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Shit Hot Social: The Best Use of Live Video So Far…

By Paddy Smith

If I was to ask you to name the most memorable live moments of our existence I would expect the list to contain the moon landing, the hand of God and… 45 minutes of strangers negotiating a puddle.

Periscope may have made live content mainstream, but in April 2016 in true Facebook style, Zuckerberg pinched the title. To get people making live content and therefore squash the competition, Facebook favoured Live Video in their algorithm, meaning more organic reach.

17 months later with adequate coverage both good and downright awful, it’s worth taking a look at which brands have actually managed to make waves. But first, some ground rules.

In a nutshell, great Live Video is reliant on two things.

  1. The content’s ability to keep the audience watching. Is it creating suspense by building to one crucial moment you simply can’t miss? Or is there a chance of bagging yourself a prize if you stick around? The longer you can keep your audience, the better the content will do.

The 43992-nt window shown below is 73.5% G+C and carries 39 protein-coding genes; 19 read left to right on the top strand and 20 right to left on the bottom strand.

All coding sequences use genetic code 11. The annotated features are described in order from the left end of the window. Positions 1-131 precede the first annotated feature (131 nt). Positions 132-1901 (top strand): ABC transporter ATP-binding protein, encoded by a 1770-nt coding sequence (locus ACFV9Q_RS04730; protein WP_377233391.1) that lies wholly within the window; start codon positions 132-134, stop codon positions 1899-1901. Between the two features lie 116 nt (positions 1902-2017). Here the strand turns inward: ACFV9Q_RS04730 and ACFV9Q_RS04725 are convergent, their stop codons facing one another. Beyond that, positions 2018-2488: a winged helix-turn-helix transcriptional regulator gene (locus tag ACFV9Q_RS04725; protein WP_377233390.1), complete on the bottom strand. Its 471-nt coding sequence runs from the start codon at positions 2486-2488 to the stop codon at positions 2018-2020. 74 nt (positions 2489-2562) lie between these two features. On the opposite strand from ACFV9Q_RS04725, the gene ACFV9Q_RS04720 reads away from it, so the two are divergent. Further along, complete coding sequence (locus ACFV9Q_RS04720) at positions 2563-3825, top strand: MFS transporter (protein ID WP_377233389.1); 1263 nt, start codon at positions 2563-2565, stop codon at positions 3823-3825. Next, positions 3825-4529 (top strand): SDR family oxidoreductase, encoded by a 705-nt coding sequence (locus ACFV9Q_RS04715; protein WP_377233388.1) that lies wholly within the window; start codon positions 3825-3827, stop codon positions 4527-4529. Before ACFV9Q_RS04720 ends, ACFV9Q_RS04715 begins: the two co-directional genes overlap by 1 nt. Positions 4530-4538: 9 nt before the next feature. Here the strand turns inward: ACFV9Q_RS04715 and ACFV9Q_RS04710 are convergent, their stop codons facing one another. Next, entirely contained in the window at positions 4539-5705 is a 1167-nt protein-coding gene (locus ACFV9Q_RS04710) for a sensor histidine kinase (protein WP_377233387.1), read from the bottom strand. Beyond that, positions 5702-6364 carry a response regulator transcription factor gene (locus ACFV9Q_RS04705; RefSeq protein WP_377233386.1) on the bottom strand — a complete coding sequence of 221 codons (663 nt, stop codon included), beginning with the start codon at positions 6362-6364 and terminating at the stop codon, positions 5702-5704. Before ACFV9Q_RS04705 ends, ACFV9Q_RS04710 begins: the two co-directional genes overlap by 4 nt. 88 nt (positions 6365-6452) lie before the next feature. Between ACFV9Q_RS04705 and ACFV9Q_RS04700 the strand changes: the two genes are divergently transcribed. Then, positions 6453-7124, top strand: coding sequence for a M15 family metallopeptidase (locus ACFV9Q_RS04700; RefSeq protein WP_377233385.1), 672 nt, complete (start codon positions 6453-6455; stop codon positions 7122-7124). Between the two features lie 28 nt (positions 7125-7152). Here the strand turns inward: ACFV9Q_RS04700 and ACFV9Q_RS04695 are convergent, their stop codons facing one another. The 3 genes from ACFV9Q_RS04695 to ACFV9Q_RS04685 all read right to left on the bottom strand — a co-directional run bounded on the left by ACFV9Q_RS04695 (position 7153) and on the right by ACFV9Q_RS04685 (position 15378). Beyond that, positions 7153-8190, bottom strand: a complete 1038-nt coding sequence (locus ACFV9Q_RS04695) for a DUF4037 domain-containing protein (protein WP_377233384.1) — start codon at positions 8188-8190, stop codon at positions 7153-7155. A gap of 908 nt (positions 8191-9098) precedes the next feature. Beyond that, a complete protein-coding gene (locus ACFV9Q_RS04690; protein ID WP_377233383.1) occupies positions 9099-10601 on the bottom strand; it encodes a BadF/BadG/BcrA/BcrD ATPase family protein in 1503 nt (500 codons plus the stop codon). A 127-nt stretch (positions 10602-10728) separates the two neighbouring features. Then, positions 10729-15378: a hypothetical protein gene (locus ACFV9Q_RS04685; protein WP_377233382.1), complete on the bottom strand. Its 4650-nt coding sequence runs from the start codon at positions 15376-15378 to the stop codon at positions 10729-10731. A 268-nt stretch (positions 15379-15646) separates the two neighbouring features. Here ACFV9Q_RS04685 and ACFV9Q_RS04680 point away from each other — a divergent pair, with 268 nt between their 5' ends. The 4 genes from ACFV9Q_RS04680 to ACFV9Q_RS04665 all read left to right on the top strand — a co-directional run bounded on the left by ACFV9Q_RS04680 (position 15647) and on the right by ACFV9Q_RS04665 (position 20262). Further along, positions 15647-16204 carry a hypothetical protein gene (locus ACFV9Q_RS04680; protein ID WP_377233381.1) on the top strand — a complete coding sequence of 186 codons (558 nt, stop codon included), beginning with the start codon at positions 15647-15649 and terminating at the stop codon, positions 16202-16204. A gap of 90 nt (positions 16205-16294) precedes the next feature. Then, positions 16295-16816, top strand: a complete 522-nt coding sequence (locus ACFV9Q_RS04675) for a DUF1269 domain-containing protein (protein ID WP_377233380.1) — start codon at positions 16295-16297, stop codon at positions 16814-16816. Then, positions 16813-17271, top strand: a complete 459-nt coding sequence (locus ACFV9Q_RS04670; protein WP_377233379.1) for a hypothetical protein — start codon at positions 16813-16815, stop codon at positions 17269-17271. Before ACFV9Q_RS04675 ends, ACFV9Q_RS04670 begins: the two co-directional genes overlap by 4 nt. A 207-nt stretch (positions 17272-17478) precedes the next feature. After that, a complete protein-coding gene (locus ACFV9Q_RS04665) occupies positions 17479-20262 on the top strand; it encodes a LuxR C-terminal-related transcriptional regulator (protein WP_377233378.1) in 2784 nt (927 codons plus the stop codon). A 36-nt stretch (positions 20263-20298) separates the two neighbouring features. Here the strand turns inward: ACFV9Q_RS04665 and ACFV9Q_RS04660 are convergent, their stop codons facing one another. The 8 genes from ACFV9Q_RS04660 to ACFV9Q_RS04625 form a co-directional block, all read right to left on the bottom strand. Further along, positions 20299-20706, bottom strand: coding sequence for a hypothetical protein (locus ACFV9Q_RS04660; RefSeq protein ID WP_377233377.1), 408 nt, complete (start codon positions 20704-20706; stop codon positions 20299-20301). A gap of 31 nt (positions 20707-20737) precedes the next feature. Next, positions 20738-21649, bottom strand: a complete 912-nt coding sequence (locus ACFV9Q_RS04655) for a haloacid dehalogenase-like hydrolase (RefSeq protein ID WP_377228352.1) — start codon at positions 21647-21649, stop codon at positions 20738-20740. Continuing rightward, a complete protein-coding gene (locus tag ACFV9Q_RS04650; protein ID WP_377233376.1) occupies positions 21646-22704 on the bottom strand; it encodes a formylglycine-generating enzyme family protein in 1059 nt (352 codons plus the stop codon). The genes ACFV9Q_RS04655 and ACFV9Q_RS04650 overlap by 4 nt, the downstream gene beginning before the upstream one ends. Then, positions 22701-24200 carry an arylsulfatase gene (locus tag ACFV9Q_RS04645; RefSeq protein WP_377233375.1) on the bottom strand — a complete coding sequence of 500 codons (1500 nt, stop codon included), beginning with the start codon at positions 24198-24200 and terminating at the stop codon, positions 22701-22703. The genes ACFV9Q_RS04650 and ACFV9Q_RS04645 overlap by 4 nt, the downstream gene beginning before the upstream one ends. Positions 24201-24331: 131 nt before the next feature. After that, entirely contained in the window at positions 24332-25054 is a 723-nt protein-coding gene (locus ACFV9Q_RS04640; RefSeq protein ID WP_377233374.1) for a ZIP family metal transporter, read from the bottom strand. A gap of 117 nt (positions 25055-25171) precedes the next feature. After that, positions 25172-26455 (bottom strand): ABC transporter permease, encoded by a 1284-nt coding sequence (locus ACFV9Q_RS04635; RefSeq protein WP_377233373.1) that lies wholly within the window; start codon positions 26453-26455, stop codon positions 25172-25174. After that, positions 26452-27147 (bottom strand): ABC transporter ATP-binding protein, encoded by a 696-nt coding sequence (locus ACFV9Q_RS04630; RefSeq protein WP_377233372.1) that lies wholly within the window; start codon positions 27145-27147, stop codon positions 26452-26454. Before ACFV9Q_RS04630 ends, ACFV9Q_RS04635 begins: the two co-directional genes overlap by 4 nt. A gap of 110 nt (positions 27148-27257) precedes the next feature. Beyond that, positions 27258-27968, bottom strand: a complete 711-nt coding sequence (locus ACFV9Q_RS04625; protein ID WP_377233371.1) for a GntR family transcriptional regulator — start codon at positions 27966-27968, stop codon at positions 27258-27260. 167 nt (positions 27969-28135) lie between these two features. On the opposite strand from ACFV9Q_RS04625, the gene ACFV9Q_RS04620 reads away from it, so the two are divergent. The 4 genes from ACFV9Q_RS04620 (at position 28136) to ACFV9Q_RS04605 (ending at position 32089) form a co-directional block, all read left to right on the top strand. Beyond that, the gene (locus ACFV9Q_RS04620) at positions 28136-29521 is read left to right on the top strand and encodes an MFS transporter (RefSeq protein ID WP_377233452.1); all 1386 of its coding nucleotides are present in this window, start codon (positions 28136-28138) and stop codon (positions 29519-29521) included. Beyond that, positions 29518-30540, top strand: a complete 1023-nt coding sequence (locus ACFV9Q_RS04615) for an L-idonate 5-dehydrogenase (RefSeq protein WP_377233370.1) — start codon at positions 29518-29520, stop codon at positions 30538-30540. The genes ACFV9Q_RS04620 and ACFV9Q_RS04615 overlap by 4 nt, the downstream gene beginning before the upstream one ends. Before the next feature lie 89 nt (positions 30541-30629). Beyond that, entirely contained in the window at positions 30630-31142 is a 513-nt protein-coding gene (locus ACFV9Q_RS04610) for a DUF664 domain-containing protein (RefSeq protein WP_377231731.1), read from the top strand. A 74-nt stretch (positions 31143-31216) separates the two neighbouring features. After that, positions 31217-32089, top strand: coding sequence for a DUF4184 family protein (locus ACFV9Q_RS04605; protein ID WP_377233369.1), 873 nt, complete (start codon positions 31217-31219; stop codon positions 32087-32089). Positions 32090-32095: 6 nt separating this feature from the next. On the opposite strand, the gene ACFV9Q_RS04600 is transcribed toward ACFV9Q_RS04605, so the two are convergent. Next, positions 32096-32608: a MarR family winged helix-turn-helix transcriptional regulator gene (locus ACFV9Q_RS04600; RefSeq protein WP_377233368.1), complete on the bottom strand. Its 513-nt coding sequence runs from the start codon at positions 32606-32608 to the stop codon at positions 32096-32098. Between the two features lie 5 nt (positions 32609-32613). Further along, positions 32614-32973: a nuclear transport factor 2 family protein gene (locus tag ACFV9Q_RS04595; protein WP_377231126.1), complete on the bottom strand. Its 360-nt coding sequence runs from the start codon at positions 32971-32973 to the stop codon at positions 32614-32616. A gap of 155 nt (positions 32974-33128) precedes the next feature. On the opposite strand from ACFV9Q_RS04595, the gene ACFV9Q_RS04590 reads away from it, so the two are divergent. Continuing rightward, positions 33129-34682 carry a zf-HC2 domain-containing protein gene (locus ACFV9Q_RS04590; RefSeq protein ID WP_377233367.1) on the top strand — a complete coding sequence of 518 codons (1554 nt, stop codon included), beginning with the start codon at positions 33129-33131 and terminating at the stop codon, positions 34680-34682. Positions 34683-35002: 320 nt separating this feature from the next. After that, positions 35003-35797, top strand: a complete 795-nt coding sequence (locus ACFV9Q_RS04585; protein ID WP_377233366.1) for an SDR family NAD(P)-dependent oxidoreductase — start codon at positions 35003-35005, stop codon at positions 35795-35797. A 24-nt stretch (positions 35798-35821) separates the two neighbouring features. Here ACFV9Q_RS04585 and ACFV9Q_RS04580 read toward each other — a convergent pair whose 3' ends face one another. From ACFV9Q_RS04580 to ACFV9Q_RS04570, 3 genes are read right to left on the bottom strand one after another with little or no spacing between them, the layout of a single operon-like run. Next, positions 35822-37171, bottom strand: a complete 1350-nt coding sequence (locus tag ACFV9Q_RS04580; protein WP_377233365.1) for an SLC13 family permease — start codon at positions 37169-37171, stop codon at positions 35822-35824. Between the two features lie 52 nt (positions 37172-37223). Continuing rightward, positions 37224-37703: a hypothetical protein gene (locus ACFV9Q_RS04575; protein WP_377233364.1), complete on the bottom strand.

2. The content’s ability to climb the news feed. You can’t yet ‘boost’ Live Video so you’re reliant on viewer actions (comments, shares etc) to promote your content. If you can get your audience interacting they will propel the video into new news feeds, making it more successful.

Finally, I want to make a distinction between content and competitions. People tend to stick around & interact for free shit. While I have featured a giveaway, like all of the smartest social content, you should give your audience something more than just £15 at HMV for their time (e.g a laugh).

Ground rules set, let’s look at some content.

Buzzfeed Watermelon.

I just watched 45 minutes of video to see a watermelon explode. If simplicity is the ultimate sophistication, then this is a night at the ballet.